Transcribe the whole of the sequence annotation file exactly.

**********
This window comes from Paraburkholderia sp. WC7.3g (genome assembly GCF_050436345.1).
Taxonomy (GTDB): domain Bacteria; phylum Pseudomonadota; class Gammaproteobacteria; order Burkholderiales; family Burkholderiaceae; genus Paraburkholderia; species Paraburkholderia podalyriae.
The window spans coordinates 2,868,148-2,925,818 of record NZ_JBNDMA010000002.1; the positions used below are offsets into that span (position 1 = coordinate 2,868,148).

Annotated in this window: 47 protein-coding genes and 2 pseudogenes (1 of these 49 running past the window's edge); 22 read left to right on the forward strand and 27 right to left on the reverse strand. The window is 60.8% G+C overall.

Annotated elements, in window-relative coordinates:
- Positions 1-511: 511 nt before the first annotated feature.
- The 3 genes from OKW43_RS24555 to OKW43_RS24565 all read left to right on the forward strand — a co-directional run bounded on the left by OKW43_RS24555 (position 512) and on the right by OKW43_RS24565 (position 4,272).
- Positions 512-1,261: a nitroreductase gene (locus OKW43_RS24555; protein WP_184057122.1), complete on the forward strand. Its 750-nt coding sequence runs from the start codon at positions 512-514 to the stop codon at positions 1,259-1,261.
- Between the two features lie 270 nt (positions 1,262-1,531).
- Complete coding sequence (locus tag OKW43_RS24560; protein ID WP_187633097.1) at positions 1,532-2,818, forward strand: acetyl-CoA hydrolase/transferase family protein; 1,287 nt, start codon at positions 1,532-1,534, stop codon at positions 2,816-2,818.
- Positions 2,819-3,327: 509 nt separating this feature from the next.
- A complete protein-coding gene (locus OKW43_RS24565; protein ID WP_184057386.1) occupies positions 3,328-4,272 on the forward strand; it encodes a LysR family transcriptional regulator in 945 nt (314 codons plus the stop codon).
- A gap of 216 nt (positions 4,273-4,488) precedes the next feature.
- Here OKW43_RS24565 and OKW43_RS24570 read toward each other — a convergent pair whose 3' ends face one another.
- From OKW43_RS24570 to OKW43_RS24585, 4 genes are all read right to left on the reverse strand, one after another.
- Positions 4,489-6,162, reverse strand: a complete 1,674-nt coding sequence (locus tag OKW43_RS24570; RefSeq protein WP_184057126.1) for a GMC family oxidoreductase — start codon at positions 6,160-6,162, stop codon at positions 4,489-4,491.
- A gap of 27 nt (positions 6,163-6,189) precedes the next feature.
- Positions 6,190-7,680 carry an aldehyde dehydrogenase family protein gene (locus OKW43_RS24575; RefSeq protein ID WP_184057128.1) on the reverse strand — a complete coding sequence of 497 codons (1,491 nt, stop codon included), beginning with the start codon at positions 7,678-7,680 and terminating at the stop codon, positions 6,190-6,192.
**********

This window comes from Paraburkholderia sp. WC7.3g (genome assembly GCF_050436345.1).
Taxonomy (GTDB): domain Bacteria; phylum Pseudomonadota; class Gammaproteobacteria; order Burkholderiales; family Burkholderiaceae; genus Paraburkholderia; species Paraburkholderia podalyriae.
The window spans coordinates 2,868,148-2,925,818 of record NZ_JBNDMA010000002.1; the positions used below are offsets into that span (position 1 = coordinate 2,868,148).

Annotated in this window: 47 protein-coding genes and 2 pseudogenes (1 of these 49 running past the window's edge); 22 read left to right on the forward strand and 27 right to left on the reverse strand. The window is 60.8% G+C overall.

Annotated elements, in window-relative coordinates:
- Positions 1-511: 511 nt before the first annotated feature.
- The 3 genes from OKW43_RS24555 to OKW43_RS24565 all read left to right on the forward strand — a co-directional run bounded on the left by OKW43_RS24555 (position 512) and on the right by OKW43_RS24565 (position 4,272).
- Positions 512-1,261: a nitroreductase gene (locus OKW43_RS24555; protein WP_184057122.1), complete on the forward strand. Its 750-nt coding sequence runs from the start codon at positions 512-514 to the stop codon at positions 1,259-1,261.
- Between the two features lie 270 nt (positions 1,262-1,531).
- Complete coding sequence (locus tag OKW43_RS24560; protein ID WP_187633097.1) at positions 1,532-2,818, forward strand: acetyl-CoA hydrolase/transferase family protein; 1,287 nt, start codon at positions 1,532-1,534, stop codon at positions 2,816-2,818.
- Positions 2,819-3,327: 509 nt separating this feature from the next.
- A complete protein-coding gene (locus OKW43_RS24565; protein ID WP_184057386.1) occupies positions 3,328-4,272 on the forward strand; it encodes a LysR family transcriptional regulator in 945 nt (314 codons plus the stop codon).
- A gap of 216 nt (positions 4,273-4,488) precedes the next feature.
- Here OKW43_RS24565 and OKW43_RS24570 read toward each other — a convergent pair whose 3' ends face one another.
- From OKW43_RS24570 to OKW43_RS24585, 4 genes are all read right to left on the reverse strand, one after another.
- Positions 4,489-6,162, reverse strand: a complete 1,674-nt coding sequence (locus tag OKW43_RS24570; RefSeq protein WP_184057126.1) for a GMC family oxidoreductase — start codon at positions 6,160-6,162, stop codon at positions 4,489-4,491.
- A gap of 27 nt (positions 6,163-6,189) precedes the next feature.
- Positions 6,190-7,680 carry an aldehyde dehydrogenase family protein gene (locus OKW43_RS24575; RefSeq protein ID WP_184057128.1) on the reverse strand — a complete coding sequence of 497 codons (1,491 nt, stop codon included), beginning with the start codon at positions 7,678-7,680 and terminating at the stop codon, positions 6,190-6,192.